John Bell, HighTechXL
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“Even with the best start-ups, things tend to go really wrong somewhere along the line”, HighTechXL CEO John Bell told about 40 attendees during the ‘Pivoting with a Deep Tech Start-up’ workshop at the LEVEL UP event earlier this week.

In that case, you always have an option to right the sinking ship – pivoting away from underperforming products and personnel to a fresh approach and new opportunities. Sometimes, even wildly successful companies need to think about pivoting – about shaking things up as the business environment changes.

While pivoting can be necessary, human nature means people often resist change, afraid of losing their livelihood and status, he said. Moreover, it’s difficult to know if you should pivot at all, noting he’s seen ‘zombie companies’ die, only to pop up again and succeed. “Pivoting always hurts,” he said. “You have to give up something. But if you pivot too late, you lose a lot of time.” Bell knows of what he speaks. He left a corporate business for the adventure of building deep-tech ventures.

John Bell, HighTechXL
John Bell, HighTechXL

“Pivoting sounds so easy”, John Bell said. “There are at least ten pivot directions. You can do something on the business model or anything else. You could think, just do it, and you check a different channel, and then you’re done. Well, it’s not so easy. At least, based on my experience, we have looked at many start-ups. We help them grow, about ten to fifteen new ones per year. And we always come to a point when you have to ask: until when will you continue? Will you stop? Will you destroy the whole team? That’s what we do all the time. About 50% of all teams that start will be stopped by us or themselves.”

© John Bell

But then there’s also the option to change them in a certain direction. “Sometimes it’s that, or go ahead and be stubborn until you hit a concrete wall. And even then, once you hit a concrete wall, you can still go through it or open the door next to it. So, there’s always this option to pivot. But it’s important to understand what a pivot actually is. It’s a change in strategy, but not in the mission, not in the vision.”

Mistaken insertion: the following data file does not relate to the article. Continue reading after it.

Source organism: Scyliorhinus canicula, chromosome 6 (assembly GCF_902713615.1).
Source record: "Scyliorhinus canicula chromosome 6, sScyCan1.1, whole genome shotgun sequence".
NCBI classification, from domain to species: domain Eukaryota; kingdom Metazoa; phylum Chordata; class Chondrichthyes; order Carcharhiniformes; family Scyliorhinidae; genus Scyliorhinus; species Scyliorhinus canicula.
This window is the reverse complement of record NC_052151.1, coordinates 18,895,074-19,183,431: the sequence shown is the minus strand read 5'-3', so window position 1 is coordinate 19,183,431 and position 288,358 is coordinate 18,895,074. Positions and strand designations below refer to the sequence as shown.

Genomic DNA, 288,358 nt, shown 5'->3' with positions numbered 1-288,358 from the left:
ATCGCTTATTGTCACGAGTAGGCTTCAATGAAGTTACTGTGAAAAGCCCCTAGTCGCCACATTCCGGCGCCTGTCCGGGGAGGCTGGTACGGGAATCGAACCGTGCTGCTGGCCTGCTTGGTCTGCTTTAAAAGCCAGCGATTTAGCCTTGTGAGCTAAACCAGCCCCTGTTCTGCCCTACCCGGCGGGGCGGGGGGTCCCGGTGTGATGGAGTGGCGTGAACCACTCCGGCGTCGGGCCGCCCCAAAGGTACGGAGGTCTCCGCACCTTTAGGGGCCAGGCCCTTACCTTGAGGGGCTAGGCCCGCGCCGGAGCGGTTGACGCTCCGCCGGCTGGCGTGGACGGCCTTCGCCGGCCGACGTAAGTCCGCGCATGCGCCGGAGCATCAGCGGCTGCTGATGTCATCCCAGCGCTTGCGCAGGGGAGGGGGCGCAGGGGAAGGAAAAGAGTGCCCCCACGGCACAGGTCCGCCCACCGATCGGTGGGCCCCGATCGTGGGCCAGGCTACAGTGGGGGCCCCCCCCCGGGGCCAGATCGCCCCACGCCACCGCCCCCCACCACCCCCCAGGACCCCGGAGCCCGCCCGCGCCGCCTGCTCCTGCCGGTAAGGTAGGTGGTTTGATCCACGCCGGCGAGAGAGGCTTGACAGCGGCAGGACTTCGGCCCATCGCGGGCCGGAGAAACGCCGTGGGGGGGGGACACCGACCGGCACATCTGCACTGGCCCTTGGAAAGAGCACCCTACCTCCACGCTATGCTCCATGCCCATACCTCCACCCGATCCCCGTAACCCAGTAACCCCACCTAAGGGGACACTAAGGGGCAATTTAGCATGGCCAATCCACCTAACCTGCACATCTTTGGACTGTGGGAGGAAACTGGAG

Protection mechanism

It’s so hard to pivot because people have a resistance to change, Bell adds. “People don’t want to change. They are happy with how it was yesterday and the day before and maybe their whole life. So, it’s incredibly challenging to pivot or to change. Many people even have an immunity to change. It’s like a protection mechanism. As human beings, we want to feel comfortable; we know what we had yesterday. Giving up something that we know is highly challenging.”

Still, change is part of our lives, Bell explains. People get sick, are fired, and have to move – everything causes disruptions. And we survive most of these changes, or they even help us become stronger. People only find out about the alternative after they are forced to meet it. “Many people stay in their role in a certain company because they are afraid they will lose their income or status or whatever. There are always reasons why people try not to pivot: I have no time to change because I have my family, and I need to take care of my mom. Or this next role for me is the best thing in this company. In private life, it’s the same. People make stories about why they don’t want to pivot. Because, again, pivoting hurts.”

A good and diverse team to support you is important, as well as an open mind to learnings and failures. Also, coaches and venture builders like accelerators and incubators can take up the role of pushing toward a pivot.


One of the most difficult parts of pivoting is the right timing. “If you forget to pivot or pivot too late, you lose a lot of energy. You a lot of time. And maybe end up in a situation where you have to start all over again.” There are tools and books to help you with this, but every situation is different. To support this view, Bell gave the examples of VanMoof and Netflix.

© John Bell

“Vanmoof might have been a company that could have pivoted a little bit earlier, although it’s pretty difficult to say from a distance. They kept working with their specific designs, products, and components, which can be great, but if they are not the best of the best and they break down all the time, then you have a problem. Netflix is a company that has changed over the years. From renting video cassettes into CDs and DVDs and now, in the end, even making their own movies. They were able to change, to pivot business-wise. It is a great example when you listen to your customers, and you are able to change based on their feedback.”